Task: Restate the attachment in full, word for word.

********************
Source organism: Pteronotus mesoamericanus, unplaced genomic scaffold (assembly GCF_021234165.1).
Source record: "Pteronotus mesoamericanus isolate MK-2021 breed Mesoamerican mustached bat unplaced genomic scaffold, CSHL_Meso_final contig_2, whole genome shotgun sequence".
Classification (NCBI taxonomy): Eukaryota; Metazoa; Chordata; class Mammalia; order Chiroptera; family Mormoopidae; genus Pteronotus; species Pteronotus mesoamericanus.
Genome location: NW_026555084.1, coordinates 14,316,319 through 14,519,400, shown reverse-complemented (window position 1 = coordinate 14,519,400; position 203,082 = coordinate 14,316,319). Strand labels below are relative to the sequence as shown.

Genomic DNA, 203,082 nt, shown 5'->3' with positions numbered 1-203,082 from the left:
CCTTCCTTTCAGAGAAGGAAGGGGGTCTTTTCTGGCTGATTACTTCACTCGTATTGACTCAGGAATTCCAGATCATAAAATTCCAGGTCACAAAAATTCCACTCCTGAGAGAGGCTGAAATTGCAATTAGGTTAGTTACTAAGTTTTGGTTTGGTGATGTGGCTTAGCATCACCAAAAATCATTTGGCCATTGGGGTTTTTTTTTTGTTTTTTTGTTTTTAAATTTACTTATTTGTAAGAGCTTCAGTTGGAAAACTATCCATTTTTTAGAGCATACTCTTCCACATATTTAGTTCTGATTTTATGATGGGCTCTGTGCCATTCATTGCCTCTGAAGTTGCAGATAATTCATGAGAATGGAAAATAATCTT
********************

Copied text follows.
Source organism: Pteronotus mesoamericanus, unplaced genomic scaffold (assembly GCF_021234165.1).
Source record: "Pteronotus mesoamericanus isolate MK-2021 breed Mesoamerican mustached bat unplaced genomic scaffold, CSHL_Meso_final contig_2, whole genome shotgun sequence".
Classification (NCBI taxonomy): Eukaryota; Metazoa; Chordata; class Mammalia; order Chiroptera; family Mormoopidae; genus Pteronotus; species Pteronotus mesoamericanus.
Genome location: NW_026555084.1, coordinates 14,316,319 through 14,519,400, shown reverse-complemented (window position 1 = coordinate 14,519,400; position 203,082 = coordinate 14,316,319). Strand labels below are relative to the sequence as shown.

Genomic DNA, 203,082 nt, shown 5'->3' with positions numbered 1-203,082 from the left:
CCTTCCTTTCAGAGAAGGAAGGGGGTCTTTTCTGGCTGATTACTTCACTCGTATTGACTCAGGAATTCCAGATCATAAAATTCCAGGTCACAAAAATTCCACTCCTGAGAGAGGCTGAAATTGCAATTAGGTTAGTTACTAAGTTTTGGTTTGGTGATGTGGCTTAGCATCACCAAAAATCATTTGGCCATTGGGGTTTTTTTTTTGTTTTTTTGTTTTTAAATTTACTTATTTGTAAGAGCTTCAGTTGGAAAACTATCCATTTTTTAGAGCATACTCTTCCACATATTTAGTTCTGATTTTATGATGGGCTCTGTGCCATTCATTGCCTCTGAAGTTGCAGATAATTCATGAGAATGGAAAATAATCTT